With the proposal for a Corporate Sustainability Reporting Directive an increasing number of companies will be obliged to disclose non-financial information to the public.
(Image source: Beatriz Perez Moya, Unsplash)
‘’It’s not about how much it would cost to do something, it’s about the cost of not acting.’’
Aiming to bring sustainability reporting on par with financial reporting, on 21 April 2021, the European Commission presented its proposal for a Corporate Sustainability Reporting Directive (CSRD). This proposal is a revision of, and strengthens the rules introduced by the Non-Financial Reporting Directive (NFRD) from 2019. To shed a light on this topic, on 26 October 2021 eolos hosted its second Circular Club* event. In the panel session Club members were given the chance to receive great insights around this topic directly from Thomas Dodd, Head of Sustainability Reporting at the European Commission and Michael Beutler, Director of Sustainability Operations at Kering.
Under the NFRD all large listed companies, banks and insurance companies having over 500 employees are obliged to publish information about their social and environmental impacts. The proposed CSRD extends the mandatory sustainability reporting to all large companies and all companies listed on regulated markets (expect listed micro-enterprises), meaning an increase from 11 000 to ~50 000 companies that will be subject to the requirements. Proportional standards are proposed for SME’s, which can be used by non-listed SME’s on a voluntary basis.
The aim of the CSRD proposal is to homogenise and simplify sustainability reporting, and to boost responsible business and decision making. Up until now the information disclosed by companies differed in content and in way of reporting, making it difficult for stakeholders to assess the data’s reliability as well as comparability. Ensuring that companies report reliable and comparable data will also trigger stakeholders such as investors to make sustainable investment decisions. The reporting criteria and indicators as mentioned in the proposal are in line with the environmental objectives of the EU Taxonomy regulation. The commission through its delegated acts is setting grounds for defining economic activities that fall under the category of ‘environmentally sustainable activities’. By closely knitting different initiatives at the European level, the commission aims to introduce a standardised format of reporting which will provide credible and comparable non-financial information to the public.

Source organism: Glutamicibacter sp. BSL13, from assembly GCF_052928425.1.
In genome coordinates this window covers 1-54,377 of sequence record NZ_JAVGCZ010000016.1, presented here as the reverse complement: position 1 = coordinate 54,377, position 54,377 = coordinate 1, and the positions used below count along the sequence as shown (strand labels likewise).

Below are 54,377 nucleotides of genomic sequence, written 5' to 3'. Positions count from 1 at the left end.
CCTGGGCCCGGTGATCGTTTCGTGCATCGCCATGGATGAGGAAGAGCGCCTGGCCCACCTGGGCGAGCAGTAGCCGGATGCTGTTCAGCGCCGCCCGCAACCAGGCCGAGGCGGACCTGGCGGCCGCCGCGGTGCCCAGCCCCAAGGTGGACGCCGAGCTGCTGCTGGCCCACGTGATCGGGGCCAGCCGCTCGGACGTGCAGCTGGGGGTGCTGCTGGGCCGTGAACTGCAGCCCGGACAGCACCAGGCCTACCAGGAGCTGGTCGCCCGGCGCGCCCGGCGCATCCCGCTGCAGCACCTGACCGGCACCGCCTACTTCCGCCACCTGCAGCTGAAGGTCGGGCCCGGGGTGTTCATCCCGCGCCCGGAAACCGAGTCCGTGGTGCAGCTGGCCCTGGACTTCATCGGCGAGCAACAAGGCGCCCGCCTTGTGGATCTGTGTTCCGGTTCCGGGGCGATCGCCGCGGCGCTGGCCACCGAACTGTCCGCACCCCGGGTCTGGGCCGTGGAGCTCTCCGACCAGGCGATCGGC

Being subject to the new requirements, means it is key to understand your business with its flows of processes and related data. Mapping these flows can be a way to obtain your company blueprint and enabling you to have a clear view on the data needed to report. An excellent benchmark example is Kering’s Environmental Profit & Loss tool, which was developed to measure and quantify the environmental footprint of its activities.
In its mission to direct finances towards realisation of the Green Deal, the EU is expected to publish the CSRD by later next year. This will be accompanied by the publication of delegated acts of the Taxonomy regulations and further amendments and the introduction of other environmental initiatives. The first set of standards are expected to be adopted in October 2022, resulting from the collaboration between the Global Reporting Initiative and the European Financial Reporting Advisory Group Project task Force.
Henri CUIN | eolos Co-founder & Environment Policy Expert
Nikhil VARGHESE | Environment Policy Expert
Aurianne MEGDOUD | Innovation Expert
* eolos CXO Circular club is an initiative from eolos to provide industry leaders with first-hand information on environmental trends, markets, competition, innovation and regulations related to the Circular Economy. Experts are regularly invited to openly discuss specific topics. If you are interested in joining the Circular Club, don’t hesitate to contact us at email@example.com